Realizing it's the underdog post-PRISM, EU lays out new BFF pact with the U.S.

Tossing the governmental grenade back to its federal former friend, the EU wants the U.S. to abide by its rules if the two continents want to stay friends. The demands could ultimately throw a spanner in the works for the U.S.' mass surveillance operations.
Written by Zack Whittaker, Contributor
EU Justice Commissioner Viviane Reding meeting U.S. Attorney General Eric Holder in 2010
Image: EU/AV

In efforts to get the "special relationship" back on track after months of painful political rhetoric and frenemy-like relations, the European Commission wants to rekindle its trans-Atlantic love with its American partners.

But it comes with conditions. And if America doesn't play ball, the rift could get significantly wider.

The EU on Wednesday threw down its demands — albeit in a somewhat subdued typical softly-softly European way now that the 28 member state bloc has taken time to breathe and think this one through — and hopes its U.S. counterparts bites at the chance to restore relations with its trans-Atlantic friend.

Tensions between the two continents have never been as strained as they are today. It all stems from the revelations from the Edward Snowden house of leaks, which disclosed the massive surveillance operation by the U.S. government by its National Security Agency (NSA).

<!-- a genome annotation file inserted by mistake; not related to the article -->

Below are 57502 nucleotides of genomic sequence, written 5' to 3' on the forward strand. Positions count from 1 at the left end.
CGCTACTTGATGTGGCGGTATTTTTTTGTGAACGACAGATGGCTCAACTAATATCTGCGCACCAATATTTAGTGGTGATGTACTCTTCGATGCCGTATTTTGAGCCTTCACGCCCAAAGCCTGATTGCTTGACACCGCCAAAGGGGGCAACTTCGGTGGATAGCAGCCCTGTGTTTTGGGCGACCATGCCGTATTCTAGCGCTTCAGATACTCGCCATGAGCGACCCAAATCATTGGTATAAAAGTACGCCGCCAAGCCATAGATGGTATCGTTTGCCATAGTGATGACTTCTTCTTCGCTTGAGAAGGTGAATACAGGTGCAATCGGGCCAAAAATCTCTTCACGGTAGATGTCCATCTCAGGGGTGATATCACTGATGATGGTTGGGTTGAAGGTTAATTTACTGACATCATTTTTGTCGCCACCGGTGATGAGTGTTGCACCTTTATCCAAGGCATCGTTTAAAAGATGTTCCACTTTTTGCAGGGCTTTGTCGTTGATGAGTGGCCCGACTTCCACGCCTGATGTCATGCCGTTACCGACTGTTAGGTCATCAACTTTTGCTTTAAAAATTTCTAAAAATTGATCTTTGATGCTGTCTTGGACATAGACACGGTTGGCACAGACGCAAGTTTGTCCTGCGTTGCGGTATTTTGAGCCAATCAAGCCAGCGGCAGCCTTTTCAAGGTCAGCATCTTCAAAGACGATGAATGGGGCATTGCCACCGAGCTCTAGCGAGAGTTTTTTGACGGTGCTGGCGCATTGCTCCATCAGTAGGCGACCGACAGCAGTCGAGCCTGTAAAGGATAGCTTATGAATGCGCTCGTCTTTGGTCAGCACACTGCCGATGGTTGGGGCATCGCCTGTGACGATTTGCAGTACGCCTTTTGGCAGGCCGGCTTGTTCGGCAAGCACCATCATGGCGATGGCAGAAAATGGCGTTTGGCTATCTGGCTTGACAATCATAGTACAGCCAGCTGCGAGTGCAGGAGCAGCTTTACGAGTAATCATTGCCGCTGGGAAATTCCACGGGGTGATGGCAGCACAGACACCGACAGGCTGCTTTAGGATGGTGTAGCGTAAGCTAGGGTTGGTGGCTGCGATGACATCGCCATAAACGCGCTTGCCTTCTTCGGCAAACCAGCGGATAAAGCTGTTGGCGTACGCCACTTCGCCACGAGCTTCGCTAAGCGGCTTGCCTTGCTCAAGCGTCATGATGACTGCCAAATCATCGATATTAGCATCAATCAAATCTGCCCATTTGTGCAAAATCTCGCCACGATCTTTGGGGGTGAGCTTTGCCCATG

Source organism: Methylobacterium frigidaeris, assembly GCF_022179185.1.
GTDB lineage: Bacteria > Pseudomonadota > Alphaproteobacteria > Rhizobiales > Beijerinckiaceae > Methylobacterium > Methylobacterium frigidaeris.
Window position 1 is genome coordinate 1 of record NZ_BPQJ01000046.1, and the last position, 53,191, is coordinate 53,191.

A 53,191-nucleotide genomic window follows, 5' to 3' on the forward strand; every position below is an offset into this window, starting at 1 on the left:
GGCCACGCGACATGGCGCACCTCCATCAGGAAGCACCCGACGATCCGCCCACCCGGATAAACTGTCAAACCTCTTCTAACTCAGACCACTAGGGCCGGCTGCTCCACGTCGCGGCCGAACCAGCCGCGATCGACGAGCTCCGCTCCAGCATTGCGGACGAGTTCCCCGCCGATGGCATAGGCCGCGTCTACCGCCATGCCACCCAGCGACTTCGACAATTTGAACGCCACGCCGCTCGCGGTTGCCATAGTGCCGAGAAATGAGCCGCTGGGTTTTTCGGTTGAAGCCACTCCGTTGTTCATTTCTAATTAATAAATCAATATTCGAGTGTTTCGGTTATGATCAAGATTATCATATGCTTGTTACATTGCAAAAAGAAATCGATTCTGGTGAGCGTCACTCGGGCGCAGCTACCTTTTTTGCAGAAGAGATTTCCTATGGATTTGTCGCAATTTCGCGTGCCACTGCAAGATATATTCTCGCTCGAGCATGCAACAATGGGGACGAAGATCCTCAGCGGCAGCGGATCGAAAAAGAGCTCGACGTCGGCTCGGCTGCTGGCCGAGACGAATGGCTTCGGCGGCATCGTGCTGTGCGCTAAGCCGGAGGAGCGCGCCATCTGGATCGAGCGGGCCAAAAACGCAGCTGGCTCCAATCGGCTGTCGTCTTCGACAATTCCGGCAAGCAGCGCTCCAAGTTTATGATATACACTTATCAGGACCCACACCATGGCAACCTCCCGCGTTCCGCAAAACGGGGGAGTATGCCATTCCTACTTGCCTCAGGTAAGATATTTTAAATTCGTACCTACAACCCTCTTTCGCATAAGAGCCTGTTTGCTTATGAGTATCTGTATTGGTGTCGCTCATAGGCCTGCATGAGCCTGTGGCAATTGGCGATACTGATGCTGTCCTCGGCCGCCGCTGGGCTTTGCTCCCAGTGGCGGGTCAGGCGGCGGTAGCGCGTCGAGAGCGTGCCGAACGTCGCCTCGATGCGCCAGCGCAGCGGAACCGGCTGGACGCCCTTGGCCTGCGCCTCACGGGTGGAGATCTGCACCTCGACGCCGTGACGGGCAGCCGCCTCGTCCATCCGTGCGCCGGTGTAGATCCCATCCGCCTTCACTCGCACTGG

These operations involved the mass data collection of European citizens in spite of existing data and privacy laws. 

To add insult to injury, the U.K., a prominent European member state (although not for long if David Cameron has his way) was implicated in the operation, seemingly playing the away game with its American counterparts.

Europe was beyond annoyed. Its parliamentary politicians struck back with the full weight of its diplomatic power, albeit with little effect. The European Parliament, the bloc's de facto upper house, called on the Commission to suspend the U.S.-EU data sharing agreement. The Commission didn't budge, knowing that it wasn't obliged to take on what the Brussels-based bureaucrats said, but also knowing that it would have serious consequences for both economies. No visa? No entry to the U.S., and possibly vice-versa.

In the note, published Wednesday, Europe's dished out its bottom line: "follow the existing rules."

It's a climb-down for EU Justice Commission Viviane Reding, who was left burned by the U.S. surveillance disclosures. Reding earlier this year warned of serious repercussions for the Americans, who back in the trenches, was ready to throw back the governmental grenade at its federal former friend.

Now, Reding said there's a "window of opportunity to rebuild trust" between the two world stage players that was "negatively affected" by the disclosed scale of U.S. surveillance.

But in doing so, America has to give more than just a little bit back to heal the rift.

Safe Harbor: Stick to the rules, or we'll cut you off 

Without Safe Habor, EU data wouldn't be allowed to leave Europe, making the continent isolated from the rest of the world and far out of the reach of Silicon Valley technology giants.

The system allows data to flow to and from Europe so long as U.S. companies promise to treat European data as though it was still within the bounds of European law. 

"There is always a possibility to scrap Safe Harbor. Next summer is a Damocles sword. It's a real to-do list. Enforcement is absolutely critical. Safe Harbor cannot be only an empty shell." — Viviane Reding, Nov. 2013

The Europeans now want companies, like the seven named technology companies implicated under the data-acquiring PRISM program, to extend the rules of Safe Harbor, by adjusting their privacy policies. This would result in the disclosure of "information on the extent to which U.S. law allows public authorities to collect and process data transferred."